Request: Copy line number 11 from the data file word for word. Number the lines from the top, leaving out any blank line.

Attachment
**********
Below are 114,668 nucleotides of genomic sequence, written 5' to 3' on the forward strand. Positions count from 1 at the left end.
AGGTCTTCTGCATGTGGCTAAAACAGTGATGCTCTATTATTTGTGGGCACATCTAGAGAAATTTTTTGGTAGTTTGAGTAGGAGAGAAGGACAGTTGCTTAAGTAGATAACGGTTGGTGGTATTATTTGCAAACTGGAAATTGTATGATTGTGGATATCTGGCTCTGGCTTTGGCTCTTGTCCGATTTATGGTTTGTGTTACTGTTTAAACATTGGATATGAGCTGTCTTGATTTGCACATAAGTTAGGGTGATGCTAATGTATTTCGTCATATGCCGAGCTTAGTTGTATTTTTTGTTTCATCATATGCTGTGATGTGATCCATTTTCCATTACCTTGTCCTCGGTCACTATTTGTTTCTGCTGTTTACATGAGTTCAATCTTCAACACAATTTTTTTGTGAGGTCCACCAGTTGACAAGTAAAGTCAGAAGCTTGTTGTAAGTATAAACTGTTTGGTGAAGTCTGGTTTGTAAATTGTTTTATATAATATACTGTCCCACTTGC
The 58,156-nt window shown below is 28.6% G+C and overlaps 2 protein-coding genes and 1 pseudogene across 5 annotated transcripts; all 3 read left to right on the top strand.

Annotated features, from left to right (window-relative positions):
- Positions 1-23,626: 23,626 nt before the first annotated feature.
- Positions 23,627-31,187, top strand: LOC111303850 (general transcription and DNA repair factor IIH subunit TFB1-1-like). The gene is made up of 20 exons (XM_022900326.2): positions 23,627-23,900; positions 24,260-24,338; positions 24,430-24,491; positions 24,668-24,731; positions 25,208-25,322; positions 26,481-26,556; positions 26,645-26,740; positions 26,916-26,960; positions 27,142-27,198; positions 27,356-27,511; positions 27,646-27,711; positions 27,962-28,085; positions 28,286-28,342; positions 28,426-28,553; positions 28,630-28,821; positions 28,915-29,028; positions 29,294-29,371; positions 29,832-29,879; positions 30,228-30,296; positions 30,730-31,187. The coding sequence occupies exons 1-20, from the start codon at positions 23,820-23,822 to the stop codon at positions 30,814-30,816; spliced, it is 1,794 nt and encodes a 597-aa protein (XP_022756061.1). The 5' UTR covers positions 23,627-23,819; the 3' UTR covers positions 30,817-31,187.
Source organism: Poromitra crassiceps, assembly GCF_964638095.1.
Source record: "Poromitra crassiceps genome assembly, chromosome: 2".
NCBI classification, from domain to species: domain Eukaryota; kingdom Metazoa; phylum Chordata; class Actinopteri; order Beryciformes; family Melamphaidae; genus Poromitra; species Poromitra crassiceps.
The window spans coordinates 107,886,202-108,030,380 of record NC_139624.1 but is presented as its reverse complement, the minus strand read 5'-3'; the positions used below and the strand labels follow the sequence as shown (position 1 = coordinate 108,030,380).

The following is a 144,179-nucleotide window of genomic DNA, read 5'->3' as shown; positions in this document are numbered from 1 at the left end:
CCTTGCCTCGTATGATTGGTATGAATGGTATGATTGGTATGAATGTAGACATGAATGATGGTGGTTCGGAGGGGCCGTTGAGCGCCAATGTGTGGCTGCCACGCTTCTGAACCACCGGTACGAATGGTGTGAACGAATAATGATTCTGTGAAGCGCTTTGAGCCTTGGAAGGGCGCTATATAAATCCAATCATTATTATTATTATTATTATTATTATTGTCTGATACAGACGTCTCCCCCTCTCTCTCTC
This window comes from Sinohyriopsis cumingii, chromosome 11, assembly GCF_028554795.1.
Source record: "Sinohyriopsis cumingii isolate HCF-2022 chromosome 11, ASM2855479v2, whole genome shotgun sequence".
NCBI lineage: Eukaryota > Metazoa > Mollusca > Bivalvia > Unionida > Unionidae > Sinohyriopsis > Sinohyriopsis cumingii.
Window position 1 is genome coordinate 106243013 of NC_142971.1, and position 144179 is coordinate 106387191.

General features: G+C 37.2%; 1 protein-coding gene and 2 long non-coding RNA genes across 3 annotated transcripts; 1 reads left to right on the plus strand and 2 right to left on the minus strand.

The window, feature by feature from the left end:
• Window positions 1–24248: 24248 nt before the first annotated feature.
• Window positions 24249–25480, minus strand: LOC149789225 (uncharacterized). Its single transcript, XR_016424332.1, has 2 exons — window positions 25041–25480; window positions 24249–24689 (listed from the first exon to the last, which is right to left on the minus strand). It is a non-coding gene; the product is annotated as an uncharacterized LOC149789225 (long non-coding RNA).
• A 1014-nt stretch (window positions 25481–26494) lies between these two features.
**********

The following is a 144,179-nucleotide window of genomic DNA, read 5'->3' as shown; positions in this document are numbered from 1 at the left end: